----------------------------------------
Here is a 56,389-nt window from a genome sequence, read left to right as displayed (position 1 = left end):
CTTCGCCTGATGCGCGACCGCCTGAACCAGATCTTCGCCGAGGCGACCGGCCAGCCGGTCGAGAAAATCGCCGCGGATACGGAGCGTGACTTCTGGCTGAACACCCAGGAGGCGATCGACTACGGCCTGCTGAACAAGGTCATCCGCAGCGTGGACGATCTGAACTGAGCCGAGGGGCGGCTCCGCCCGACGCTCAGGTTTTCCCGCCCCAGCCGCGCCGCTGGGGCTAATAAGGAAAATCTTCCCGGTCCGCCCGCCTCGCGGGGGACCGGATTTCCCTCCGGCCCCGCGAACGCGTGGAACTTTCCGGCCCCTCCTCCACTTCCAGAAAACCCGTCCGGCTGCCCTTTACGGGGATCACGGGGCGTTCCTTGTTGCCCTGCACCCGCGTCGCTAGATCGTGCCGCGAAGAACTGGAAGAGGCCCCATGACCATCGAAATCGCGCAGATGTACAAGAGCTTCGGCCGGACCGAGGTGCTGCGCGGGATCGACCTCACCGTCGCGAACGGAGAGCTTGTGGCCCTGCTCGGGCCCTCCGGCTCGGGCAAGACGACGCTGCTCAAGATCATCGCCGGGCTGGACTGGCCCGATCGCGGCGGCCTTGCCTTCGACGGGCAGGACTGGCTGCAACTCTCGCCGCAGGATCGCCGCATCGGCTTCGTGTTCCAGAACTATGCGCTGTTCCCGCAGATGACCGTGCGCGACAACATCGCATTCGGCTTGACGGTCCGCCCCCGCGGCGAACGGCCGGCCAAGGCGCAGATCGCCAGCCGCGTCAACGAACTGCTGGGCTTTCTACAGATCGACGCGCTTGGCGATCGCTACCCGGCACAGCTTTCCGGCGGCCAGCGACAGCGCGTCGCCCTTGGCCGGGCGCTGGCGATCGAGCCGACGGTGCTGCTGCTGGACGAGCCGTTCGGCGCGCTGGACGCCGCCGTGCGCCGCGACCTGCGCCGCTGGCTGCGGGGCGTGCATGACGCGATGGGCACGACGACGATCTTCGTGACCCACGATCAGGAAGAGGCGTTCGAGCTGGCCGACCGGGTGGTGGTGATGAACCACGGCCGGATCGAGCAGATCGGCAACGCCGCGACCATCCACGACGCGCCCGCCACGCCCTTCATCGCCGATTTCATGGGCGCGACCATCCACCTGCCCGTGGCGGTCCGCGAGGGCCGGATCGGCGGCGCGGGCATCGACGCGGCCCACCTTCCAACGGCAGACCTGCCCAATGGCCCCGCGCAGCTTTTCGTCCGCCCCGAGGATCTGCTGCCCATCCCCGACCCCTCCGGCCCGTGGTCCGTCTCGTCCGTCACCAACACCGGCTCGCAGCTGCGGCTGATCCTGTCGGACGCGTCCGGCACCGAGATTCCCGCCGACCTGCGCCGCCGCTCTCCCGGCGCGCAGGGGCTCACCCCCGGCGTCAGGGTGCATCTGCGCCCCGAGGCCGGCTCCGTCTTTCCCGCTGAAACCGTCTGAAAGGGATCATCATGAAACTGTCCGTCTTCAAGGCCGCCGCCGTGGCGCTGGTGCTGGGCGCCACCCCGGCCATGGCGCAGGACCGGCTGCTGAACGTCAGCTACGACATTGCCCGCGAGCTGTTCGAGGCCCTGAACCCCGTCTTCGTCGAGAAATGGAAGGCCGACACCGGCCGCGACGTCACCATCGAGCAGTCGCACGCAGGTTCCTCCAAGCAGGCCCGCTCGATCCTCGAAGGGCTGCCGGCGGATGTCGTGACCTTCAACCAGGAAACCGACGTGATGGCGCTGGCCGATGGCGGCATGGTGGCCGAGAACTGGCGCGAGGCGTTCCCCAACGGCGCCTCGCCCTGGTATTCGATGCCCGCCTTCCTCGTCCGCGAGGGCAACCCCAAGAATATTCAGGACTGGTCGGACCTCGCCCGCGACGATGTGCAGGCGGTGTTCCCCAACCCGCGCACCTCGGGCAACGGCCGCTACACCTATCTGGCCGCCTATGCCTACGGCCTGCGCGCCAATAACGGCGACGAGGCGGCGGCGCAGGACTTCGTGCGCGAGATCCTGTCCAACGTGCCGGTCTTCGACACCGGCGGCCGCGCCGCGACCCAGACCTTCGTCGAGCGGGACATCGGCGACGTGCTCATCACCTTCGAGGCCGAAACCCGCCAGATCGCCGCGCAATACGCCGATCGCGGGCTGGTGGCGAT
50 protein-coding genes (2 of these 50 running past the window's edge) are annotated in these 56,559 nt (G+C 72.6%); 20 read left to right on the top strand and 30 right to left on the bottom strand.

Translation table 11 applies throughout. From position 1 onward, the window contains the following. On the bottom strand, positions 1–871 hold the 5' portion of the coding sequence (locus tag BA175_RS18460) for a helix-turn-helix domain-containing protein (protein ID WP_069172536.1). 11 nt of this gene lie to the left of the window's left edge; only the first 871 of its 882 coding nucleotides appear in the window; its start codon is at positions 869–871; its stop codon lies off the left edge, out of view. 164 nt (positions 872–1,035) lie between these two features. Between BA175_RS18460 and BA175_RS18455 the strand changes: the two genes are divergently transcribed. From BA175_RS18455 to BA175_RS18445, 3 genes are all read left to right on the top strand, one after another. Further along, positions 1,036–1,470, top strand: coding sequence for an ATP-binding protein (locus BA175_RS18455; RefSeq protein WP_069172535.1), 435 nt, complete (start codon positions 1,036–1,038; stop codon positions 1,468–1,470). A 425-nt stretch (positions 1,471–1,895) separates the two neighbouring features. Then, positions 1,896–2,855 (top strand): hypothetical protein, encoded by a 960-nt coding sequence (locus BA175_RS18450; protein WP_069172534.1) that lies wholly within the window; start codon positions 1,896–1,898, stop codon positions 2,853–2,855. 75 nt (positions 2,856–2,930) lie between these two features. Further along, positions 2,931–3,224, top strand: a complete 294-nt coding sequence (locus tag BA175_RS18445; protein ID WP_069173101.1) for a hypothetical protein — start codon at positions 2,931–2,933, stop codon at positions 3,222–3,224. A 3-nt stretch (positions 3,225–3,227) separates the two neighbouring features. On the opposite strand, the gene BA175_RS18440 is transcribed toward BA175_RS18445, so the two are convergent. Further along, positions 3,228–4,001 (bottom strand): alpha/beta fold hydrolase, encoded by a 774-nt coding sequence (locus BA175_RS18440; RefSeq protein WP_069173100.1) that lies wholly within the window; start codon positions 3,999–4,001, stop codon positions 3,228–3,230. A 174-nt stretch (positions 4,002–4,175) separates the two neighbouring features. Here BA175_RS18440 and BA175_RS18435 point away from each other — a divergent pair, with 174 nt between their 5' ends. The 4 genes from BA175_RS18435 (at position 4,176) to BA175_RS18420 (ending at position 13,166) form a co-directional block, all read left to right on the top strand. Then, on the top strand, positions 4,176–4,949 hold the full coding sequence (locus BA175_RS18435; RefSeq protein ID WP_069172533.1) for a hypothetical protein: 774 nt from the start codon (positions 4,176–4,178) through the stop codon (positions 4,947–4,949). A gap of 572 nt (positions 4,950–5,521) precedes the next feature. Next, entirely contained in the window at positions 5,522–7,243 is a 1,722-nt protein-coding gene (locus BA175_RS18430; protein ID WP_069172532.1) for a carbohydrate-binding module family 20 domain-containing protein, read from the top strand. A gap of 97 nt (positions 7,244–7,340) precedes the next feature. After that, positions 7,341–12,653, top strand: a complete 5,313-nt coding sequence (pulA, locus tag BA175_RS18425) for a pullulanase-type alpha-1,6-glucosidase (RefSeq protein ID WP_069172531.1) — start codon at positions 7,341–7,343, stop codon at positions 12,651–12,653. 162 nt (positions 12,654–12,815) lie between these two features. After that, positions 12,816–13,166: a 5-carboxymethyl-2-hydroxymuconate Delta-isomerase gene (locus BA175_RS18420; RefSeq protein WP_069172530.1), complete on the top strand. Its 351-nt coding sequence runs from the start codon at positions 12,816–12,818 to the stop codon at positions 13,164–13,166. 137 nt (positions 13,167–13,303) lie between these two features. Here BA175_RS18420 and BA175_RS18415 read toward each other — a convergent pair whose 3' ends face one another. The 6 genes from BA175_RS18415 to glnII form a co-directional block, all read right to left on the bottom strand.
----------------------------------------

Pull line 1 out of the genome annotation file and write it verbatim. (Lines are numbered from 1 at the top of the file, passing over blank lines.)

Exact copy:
Here is a 56,389-nt window from a genome sequence, read left to right as displayed (position 1 = left end):